Known for its rugged coastline, mountainous national parks, distinctive Welsh language, and Celtic culture, Wales is a country in southwest Great Britain.
It is a place with such exciting landscapes, from its snow-capped peaks to wild coastline, Wales is compact and neighborly.
So come to switch off, and explore untouched valleys and sleepy villages or visit to enjoy raring-to-go towns and the capital Cardiff which is voted Britain’s most sociable city.
Visit and discover the country’s epic shores with these stunning places when you are in Wales.
Here are the Top 7 Best Places To Visit In Wales.
Snowdonia is a region in northwest Wales concentrated around the mountains and glacial landforms of massive Snowdonia National Park where the park’s historic Snowdon Mountain Railway climbs to the summit of Wales’s highest mountain, Mount Snowdon, offering views across the sea to Ireland.
With wild landscapes and villages steeped in history, Snowdonia is a breathtaking destination for activity holidays, short breaks, or days out with family and friends.
Explore Snowdonia, the mountainous heart of southern Britain, with a beautifully rugged coastline that is best known for hiking, but there’s plenty more to enjoy, from waterfalls, lakes, and world-class mountain biking to a vintage steam railway that climbs the highest peak in Wales.
So, if you’re looking for a holiday, short break, or an epic weekend away then you’ll find all you need here.
Cardiff is a port city on the south coast of Wales, where the River Taff meets the Severn Estuary which was proclaimed the nation’s capital in 1955 which offers a startling range of unique attractions, top-class entertainment, and quality shopping where its innovative architecture sits alongside historic buildings and Cardiff Bay offers entertainment for everyone.
The revitalized waterfront at Cardiff Bay includes the Wales Millennium Centre, home of the national opera, orchestra, theater, and dance companies, plus shops at Mermaid Quay.
Cardiff is the perfect holiday destination rich in ancient history, sporting excitement, romantic ambiance, eclectic culture, and ‘out of this world’ activities.
3. Brecon Beacons
The Brecon Beacons is a mountain range in South Wales. Its historic Brecon Beacons National Park has had its grassy, heather-clad mountains shaped by nearly eight millennia of human activity where you’ll find a region filled with superb walking, mountain biking, and horse riding trails, characterful towns, pubs, and Michelin-star restaurants.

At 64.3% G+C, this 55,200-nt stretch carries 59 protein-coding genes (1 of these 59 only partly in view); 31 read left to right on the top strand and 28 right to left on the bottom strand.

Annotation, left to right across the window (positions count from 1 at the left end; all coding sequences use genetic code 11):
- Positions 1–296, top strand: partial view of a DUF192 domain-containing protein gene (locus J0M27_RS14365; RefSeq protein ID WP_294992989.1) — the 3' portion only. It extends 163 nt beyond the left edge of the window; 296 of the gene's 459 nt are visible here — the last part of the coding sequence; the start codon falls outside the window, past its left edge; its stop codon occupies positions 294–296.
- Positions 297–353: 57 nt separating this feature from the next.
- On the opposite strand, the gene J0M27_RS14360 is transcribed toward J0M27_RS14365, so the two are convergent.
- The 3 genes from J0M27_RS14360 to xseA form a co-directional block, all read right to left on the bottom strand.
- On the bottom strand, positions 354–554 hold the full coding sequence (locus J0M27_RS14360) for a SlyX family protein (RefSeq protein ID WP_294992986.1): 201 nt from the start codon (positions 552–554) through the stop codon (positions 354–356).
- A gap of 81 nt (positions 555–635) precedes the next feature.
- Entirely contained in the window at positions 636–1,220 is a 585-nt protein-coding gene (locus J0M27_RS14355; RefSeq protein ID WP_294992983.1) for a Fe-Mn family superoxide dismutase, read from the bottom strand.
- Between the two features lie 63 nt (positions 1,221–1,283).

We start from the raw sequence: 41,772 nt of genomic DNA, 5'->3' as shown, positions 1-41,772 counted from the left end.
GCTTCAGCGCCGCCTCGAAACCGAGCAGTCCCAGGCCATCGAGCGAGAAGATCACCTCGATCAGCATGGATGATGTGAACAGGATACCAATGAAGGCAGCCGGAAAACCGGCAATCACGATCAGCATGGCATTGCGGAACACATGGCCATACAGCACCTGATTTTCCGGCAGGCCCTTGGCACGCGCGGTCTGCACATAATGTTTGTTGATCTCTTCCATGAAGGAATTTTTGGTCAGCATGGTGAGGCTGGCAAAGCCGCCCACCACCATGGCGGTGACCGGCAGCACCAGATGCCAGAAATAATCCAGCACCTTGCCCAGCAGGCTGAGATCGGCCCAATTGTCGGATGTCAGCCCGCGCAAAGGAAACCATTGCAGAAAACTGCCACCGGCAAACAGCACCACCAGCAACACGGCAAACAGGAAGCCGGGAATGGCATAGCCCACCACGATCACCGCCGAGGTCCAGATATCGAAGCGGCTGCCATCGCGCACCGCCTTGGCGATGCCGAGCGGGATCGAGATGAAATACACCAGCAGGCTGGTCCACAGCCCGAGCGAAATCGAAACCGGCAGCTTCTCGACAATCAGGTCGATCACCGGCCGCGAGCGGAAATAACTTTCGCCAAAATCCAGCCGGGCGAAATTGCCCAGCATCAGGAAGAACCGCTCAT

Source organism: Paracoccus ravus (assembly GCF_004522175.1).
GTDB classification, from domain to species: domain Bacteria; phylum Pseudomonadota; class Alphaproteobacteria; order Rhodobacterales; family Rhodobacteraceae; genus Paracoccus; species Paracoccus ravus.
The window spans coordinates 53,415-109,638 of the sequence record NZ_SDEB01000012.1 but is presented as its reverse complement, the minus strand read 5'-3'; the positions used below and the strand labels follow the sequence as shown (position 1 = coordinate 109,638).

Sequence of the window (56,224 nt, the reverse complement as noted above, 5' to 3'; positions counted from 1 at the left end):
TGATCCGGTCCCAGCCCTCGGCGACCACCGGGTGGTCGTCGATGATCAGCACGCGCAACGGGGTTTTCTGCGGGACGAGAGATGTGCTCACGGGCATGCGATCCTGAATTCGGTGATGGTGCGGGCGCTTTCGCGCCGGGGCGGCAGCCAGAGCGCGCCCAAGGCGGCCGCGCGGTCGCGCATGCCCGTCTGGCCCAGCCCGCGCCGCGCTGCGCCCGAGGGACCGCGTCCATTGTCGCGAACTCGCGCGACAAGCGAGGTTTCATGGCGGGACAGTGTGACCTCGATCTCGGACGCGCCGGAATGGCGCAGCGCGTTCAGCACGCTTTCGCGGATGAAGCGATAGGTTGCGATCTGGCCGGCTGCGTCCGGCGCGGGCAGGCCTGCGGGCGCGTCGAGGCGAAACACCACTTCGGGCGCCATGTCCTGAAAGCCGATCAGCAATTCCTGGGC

The landscape of the Brecon Beacons has recently been officially recognized as one of the most important geological areas in Europe.
The hills, lakes, caves, forests, and waterfalls are fascinating to explore, and there’s much to discover in this characterful town.
So, why not visit the Brecon Beacons when you are in Wales?
4. Pembrokeshire Coast National Park
Pembrokeshire Coast National Park is a national park along the Pembrokeshire coast in west Wales which was established as a National Park in the year 1952 and is the only one in the United Kingdom to have been designated primarily because of its spectacular coastline.
The Pembrokeshire coast is wild, gorgeous, and beautiful is a perfect holiday destination for wildlife lovers, hikers, cyclists, and anyone who wants to get away to relax for a few days or weeks.
You must visit Pembrokeshire when you are in Wales as it is a haven for wildlife watching, watersports, and walking, and lovely for romantic escapes, too.
5. Conwy Castle
Conwy Castle is a medieval fortification in Conwy, on the north coast of Wales which was built by Edward I, during his conquest of Wales, between 1283 and 1289.
Conwy Town rich in history, which much of it still preserved within the walls and traditional structures of its buildings is a world heritage site with an imposing thirteenth-century castle and walls.
Stunning battlement views look across mountains and the sea and down to the castle’s 125ft Great Hall and it is from these battlements that you and your family can best appreciate Conwy’s other great glory.
Conwy Castle dominates the mouth of the River Conwy and the medieval walled town of Conwy in North Wales like a huge goliath and serves as the major tourist attraction in the county of Conwy.
So visit Conwy and discover much more than just an ancient castle, find stunning scenery, the Bodnant gardens, and Conwy Mountain just to name a few.
Anglesey is an island in Wales, on the mainland’s northwest coast. It’s known for its beaches and ancient sites. The island is accessed by the 19th-century Menai Suspension Bridge and the Britannia Bridge, rebuilt in the 20th century.
It is a place that inspires, a place that appeals to all the senses – a place to see, hear, taste, smell, and feel.
Also, it is a place to get away from it all where you’ll see stunning landscapes, unspoilt coastlines, and picturesque towns and villages that are just waiting to be explored.
So discover Anglesey’s independent and historic island full of character, unparalleled beauty, and amazing adventures.
Beaumaris is a community, and the former county town, of Anglesey, Wales whose name is based on the Norman ‘beau marais’, meaning ‘fair marsh’, a description of the site chosen by Edward 1 for the last of his ‘Iron ring’ of castles, constructed in his bid to control the Welsh.
Beaumaris is a captivating seaside town, with its mix of medieval, Georgian, Victorian, and Edwardian architecture.
Beaumaris is famous for its castle, architecture, seafront, and pier which is endlessly fascinating.
It’s designated a World Heritage site and all its innovations remain for all to wonder at the devilish imagination and detail that went into its construction.
So do visit Beaumaris when you’re in Wales.